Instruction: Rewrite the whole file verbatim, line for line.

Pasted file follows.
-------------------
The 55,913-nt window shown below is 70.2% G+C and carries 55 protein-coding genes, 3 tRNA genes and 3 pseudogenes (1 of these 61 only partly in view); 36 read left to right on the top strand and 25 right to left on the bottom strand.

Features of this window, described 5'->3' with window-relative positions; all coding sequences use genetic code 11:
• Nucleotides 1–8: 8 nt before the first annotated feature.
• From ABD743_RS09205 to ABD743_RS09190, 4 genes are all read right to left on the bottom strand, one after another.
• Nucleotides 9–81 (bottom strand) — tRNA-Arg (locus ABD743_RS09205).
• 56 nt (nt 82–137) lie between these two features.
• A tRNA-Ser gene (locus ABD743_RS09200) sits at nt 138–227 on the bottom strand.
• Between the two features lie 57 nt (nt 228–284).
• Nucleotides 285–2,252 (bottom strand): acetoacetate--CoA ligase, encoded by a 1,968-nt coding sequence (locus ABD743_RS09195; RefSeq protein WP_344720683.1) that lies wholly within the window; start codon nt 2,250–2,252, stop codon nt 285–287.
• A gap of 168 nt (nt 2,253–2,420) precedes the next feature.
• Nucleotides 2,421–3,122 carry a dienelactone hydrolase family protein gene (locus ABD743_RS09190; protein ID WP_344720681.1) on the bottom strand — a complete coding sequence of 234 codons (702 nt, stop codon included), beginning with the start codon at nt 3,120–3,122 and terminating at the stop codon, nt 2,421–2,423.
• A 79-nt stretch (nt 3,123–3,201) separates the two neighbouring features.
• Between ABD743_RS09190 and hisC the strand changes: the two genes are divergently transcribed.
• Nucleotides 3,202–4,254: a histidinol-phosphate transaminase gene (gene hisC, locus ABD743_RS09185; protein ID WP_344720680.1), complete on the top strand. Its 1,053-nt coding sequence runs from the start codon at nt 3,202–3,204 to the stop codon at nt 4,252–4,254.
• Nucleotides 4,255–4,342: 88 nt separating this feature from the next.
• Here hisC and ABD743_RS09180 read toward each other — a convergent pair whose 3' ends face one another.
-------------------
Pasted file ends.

The 55,913-nt window shown below is 70.2% G+C and carries 55 protein-coding genes, 3 tRNA genes and 3 pseudogenes (1 of these 61 only partly in view); 36 read left to right on the top strand and 25 right to left on the bottom strand.

Features of this window, described 5'->3' with window-relative positions; all coding sequences use genetic code 11:
• Nucleotides 1–8: 8 nt before the first annotated feature.
• From ABD743_RS09205 to ABD743_RS09190, 4 genes are all read right to left on the bottom strand, one after another.
• Nucleotides 9–81 (bottom strand) — tRNA-Arg (locus ABD743_RS09205).
• 56 nt (nt 82–137) lie between these two features.
• A tRNA-Ser gene (locus ABD743_RS09200) sits at nt 138–227 on the bottom strand.
• Between the two features lie 57 nt (nt 228–284).
• Nucleotides 285–2,252 (bottom strand): acetoacetate--CoA ligase, encoded by a 1,968-nt coding sequence (locus ABD743_RS09195; RefSeq protein WP_344720683.1) that lies wholly within the window; start codon nt 2,250–2,252, stop codon nt 285–287.
• A gap of 168 nt (nt 2,253–2,420) precedes the next feature.
• Nucleotides 2,421–3,122 carry a dienelactone hydrolase family protein gene (locus ABD743_RS09190; protein ID WP_344720681.1) on the bottom strand — a complete coding sequence of 234 codons (702 nt, stop codon included), beginning with the start codon at nt 3,120–3,122 and terminating at the stop codon, nt 2,421–2,423.
• A 79-nt stretch (nt 3,123–3,201) separates the two neighbouring features.
• Between ABD743_RS09190 and hisC the strand changes: the two genes are divergently transcribed.
• Nucleotides 3,202–4,254: a histidinol-phosphate transaminase gene (gene hisC, locus ABD743_RS09185; protein ID WP_344720680.1), complete on the top strand. Its 1,053-nt coding sequence runs from the start codon at nt 3,202–3,204 to the stop codon at nt 4,252–4,254.
• Nucleotides 4,255–4,342: 88 nt separating this feature from the next.
• Here hisC and ABD743_RS09180 read toward each other — a convergent pair whose 3' ends face one another.